It is also written by a fellow HN'er Rob Walling - so you know it'll be full of great information! Check out his blog 'SoftwarebyRob' for a taster.

http://www.softwarebyrob.com/

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While I'm at it. I'll tell you about some other's I have read.

- Getting Real by 37 Signals http://gettingreal.37signals.com/ - Rework by 37 Signals http://37signals.com/rework/

These are great and really get your mind thinking about alternatives to what most people believe.

- Sarah Lacy's Once your lucky, twice you're good. http://www.amazon.com/Once-Youre-Lucky-Twice-Good/dp/1592403...

This isn't a technical book, but can really get you motivated to succeed reading the stories of previous successes! It also gives a bit of an insight into the internal workings of a start up in the early stages. It highlights networking as an important factor!

- Start up success guide - http://www.amazon.com/Startup-Success-Guide-Books-Profession...

This book was quite good, but felt a bit dated in comparison to Rob Walling's 'Start up book'.

Finally 'Founders at work' is definitely worth a read. http://www.amazon.com/Founders-Work-Stories-Startups-Problem...

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Lean Startup 101: https://www.socrated.com/courses/226

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http://37signals.com/rework/

I really like this book. It helps put things into perspective, especially for smaller companies.

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Hey,

I created a list in Listiki http://listiki.com/best-startup-books-to-read-before-startin... with most of these titles where they can be kept in one place and be voted upon and ranked.

Dimitris

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- Customers.com: How to Create a Profitable Business Strategy for the Internet and Beyond by Patricia B. Seybold. - Getting Real: The smarter, faster, easier way to build a successful web application by Jason Fried, Heinemeier David Hansson, Matthew Linderman.

These books top my list of MUST READ for web startup.

Customers.com is very useful if your web company is more service focused. It teaches you how to target the right customers, own the customers total experience, streamline business processes that impact the customer, provide a 360° view of the customer relationship, let customers help themselves, help customers do their jobs, deliver personalized service and foster community.

Getting Real is more for code monkey making their own stuffs. This one I hope for all my bosses to read it. :P

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Free - Chris Anderson; 4 Steps to Epiphany; Founders at Work; Crossing the Chasm; Viral Loop; Groundswell; Loosing My Virginity - Richard Brandson; Good to Great - Collins; Entrepreneurs guide to Business Law;

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Don't read too much before getting your feet wet.

If you must pick one, Getting Real is all what you need.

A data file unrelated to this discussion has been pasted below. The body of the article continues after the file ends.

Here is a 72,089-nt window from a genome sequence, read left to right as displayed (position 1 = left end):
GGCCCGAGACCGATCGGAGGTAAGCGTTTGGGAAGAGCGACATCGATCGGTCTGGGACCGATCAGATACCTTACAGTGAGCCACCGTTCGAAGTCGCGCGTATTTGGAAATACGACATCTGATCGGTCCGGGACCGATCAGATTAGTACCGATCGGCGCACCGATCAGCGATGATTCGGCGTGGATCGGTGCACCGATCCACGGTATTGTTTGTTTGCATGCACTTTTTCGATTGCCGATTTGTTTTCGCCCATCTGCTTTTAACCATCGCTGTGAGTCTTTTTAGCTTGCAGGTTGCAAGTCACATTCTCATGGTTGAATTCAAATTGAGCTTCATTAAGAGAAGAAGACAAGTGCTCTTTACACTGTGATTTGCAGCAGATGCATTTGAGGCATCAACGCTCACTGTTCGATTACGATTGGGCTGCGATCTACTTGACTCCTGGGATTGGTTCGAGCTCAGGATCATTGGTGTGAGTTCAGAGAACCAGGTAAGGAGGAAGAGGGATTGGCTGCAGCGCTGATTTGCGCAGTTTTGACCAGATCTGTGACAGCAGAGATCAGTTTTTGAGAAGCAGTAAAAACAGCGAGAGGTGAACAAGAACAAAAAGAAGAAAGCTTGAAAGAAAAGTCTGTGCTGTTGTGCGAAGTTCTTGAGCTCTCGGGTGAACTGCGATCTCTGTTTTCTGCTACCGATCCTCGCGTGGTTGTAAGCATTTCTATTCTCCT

http://gettingreal.37signals.com

Quote: "Everyone can read a book. Everyone can come up with an idea. Everyone has a cousin that's a web designer. Everyone can write a blog. Everyone can hire someone to hack together some code.

The difference between you and everyone else will be how well you execute. Success is all about great execution."

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"The Web Startup Success Guide" by Bob Walsh is fantastic http://www.amazon.com/gp/product/1430219858?tag=keysofgeni-2...

In case you don't know Bob, he's the guy behind the http://www.47hats.com/ blog, which is a great resource for startups and MicroISV's. He also does The Startup Success Podcast.

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"Inbound Marketing, Get Found Using Google, Social Media, and Blogs" by Brian Halligan and Dharmesh Shah takes you step by step through exactly what its title says.

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...and one of the authors reads HN, so that should count for something.

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Getting Real by 37signals: http://gettingreal.37signals.com/toc.php

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Questions about what to read have been asked and answered quite a bit on Reddit. You might find these reading lists worthwhile: http://www.reddit.com/help/faqs/programming#Whatprogrammingb...

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Up the Organization - http://www.amazon.com/Up-Organization-Corporation-Stifling-S...

And outstanding book about running a business.

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http://www.startupbook.net/

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Agree on Four Steps and Getting Real, also check out:

Purple Cow and The Dip by Seth Godin The Long Tail and Free by Anderson

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http://gettingreal.37signals.com/

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I think you should just go out and do it instead of reading about it. Don't get into that rut.

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+1 for just doing it. You won't get any of the stuff in these articles without context.

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"Crossing the Chasm" - Geoffrey Moore (for company in general, can apply to web co)